2

I have been trying to alter an old Shell Script for my project. I have done some researching but the usage of : in shell script but is quite unclear to me.

#!/bin/bash

cd /home/dir1/dir2/dir3

FILES=../lib/*

CLASSPATH=.:../conf/

for f in $FILES
do
    CLASSPATH=$CLASSPATH:$f
done

echo $CLASSPATH

What are they trying to do here, is it looking for same named files in both directories and assigning them to CLASSPATH?

3
  • 1
    It is a literal :, i.e. the paths in CLASSPATH are separated by a : – arco444 Dec 2 '15 at 12:14
  • Of course, this is better done with CLASSPATH=.:/home/dir1/dir2/conf$(printf ":%s" /home/dir1/dir2/lib/*) – tripleee Dec 2 '15 at 12:38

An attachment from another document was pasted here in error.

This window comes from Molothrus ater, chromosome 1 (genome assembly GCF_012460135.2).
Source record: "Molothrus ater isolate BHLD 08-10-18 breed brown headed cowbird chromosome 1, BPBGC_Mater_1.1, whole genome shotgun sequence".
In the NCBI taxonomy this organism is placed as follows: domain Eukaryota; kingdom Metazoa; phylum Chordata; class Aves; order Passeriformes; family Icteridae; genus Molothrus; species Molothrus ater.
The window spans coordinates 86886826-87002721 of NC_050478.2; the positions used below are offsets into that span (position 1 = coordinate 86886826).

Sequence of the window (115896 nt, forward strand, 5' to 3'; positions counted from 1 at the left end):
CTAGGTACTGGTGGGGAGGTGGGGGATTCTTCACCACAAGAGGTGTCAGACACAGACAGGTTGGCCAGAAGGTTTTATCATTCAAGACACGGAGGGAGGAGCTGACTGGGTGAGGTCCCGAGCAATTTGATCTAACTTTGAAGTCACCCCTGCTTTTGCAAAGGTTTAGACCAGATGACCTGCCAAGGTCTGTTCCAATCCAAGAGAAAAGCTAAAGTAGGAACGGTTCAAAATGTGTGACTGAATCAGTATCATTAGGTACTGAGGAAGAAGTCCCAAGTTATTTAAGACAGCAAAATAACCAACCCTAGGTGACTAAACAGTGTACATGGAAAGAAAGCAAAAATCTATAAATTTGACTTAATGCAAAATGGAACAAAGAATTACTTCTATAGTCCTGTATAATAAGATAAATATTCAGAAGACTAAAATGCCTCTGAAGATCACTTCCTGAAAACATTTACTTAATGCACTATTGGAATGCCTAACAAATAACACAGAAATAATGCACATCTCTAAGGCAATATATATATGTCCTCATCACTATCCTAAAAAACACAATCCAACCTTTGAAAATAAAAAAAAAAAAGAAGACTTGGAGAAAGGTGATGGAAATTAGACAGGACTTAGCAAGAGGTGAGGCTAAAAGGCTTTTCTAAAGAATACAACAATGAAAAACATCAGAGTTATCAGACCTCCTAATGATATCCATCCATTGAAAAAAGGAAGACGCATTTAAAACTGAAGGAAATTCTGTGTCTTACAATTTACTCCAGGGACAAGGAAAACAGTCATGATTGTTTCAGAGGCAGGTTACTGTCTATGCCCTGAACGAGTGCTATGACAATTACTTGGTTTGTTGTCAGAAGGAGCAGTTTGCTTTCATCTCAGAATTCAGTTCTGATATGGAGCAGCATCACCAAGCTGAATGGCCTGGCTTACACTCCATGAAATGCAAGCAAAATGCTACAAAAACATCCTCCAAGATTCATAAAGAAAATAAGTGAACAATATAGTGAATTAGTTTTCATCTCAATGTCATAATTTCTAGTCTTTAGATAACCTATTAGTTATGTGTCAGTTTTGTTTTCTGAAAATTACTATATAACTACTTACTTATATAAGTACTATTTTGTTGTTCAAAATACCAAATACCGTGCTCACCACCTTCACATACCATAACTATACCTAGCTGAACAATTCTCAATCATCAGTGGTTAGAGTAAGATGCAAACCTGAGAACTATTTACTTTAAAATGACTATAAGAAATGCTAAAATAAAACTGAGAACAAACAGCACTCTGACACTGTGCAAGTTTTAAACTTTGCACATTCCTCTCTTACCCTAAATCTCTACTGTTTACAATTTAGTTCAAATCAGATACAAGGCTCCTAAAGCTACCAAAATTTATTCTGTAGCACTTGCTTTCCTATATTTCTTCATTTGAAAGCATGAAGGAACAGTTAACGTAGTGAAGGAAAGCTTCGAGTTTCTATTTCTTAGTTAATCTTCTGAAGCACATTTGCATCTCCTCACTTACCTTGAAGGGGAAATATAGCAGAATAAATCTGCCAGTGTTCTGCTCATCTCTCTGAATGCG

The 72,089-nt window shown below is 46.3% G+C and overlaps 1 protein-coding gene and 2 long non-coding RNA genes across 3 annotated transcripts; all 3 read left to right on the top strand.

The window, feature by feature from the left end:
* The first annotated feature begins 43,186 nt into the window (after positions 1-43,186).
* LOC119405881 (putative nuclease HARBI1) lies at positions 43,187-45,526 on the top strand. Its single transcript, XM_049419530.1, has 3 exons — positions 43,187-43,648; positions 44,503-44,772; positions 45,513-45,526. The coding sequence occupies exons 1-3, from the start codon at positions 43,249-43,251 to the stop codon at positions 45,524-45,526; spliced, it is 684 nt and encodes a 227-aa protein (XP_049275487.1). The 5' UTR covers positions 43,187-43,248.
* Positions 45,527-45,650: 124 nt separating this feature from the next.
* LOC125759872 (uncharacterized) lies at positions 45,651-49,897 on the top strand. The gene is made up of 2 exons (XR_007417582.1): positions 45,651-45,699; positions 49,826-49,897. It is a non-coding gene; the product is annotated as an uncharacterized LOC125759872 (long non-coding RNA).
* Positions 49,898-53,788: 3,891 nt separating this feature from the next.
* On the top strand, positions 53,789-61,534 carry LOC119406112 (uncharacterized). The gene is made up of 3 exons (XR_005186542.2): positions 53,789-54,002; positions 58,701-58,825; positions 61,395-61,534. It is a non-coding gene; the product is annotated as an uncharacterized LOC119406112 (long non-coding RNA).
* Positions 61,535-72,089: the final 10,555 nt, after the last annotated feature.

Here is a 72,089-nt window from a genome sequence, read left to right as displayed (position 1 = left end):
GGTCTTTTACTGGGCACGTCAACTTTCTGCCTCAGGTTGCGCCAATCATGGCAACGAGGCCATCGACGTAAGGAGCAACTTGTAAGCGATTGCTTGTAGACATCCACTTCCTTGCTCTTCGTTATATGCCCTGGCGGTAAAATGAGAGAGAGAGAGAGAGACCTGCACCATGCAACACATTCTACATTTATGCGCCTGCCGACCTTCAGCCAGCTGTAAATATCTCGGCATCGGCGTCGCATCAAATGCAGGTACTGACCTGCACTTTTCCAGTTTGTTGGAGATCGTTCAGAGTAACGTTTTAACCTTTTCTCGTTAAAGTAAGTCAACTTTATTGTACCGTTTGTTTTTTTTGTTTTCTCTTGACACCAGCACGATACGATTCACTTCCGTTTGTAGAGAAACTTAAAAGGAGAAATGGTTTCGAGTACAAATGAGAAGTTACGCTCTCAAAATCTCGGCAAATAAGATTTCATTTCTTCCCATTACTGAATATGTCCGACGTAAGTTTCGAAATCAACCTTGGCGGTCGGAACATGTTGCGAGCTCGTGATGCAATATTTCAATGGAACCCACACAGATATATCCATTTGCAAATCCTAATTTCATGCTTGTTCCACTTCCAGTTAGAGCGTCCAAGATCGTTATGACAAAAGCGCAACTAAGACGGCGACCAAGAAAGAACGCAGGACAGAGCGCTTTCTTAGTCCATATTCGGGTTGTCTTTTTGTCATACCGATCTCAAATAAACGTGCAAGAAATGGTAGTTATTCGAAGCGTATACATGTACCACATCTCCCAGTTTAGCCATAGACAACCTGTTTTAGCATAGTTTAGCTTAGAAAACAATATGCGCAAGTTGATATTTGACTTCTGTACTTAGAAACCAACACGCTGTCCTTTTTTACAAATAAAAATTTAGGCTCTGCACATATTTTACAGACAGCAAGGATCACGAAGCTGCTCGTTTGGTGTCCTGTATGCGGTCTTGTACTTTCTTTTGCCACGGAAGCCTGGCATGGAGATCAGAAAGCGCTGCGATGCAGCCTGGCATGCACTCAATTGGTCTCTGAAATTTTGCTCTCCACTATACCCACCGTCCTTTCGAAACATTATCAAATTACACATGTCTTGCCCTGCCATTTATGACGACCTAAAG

• printf or not an array here would be much safer. That said with an array one could also use $(IFS=:; echo "${arr[*]}"). – Etan Reisner Dec 2 '15 at 13:41
6

: is a separator for the CLASSPATH.

Your script basically:

  1. Sets the current directory to /home/dir1/dir2/dir3
  2. Assigns ../lib/* to FILES
  3. Assigns . (the current directory) and ../conf to CLASSPATH (separated with the :)
  4. For every file in FILES sets the CLASSPATH to itself (to keep the old value) and append the path of the found file (again separated with the :)
1
  • thanks for the edit @arco444 :) english isn't my native language :D – Mischa Dec 4 '15 at 6:33
1

: is separator.

So what they're doing is get all the file in the directory ../lib, and append them all to CLASSPATH by for loop.

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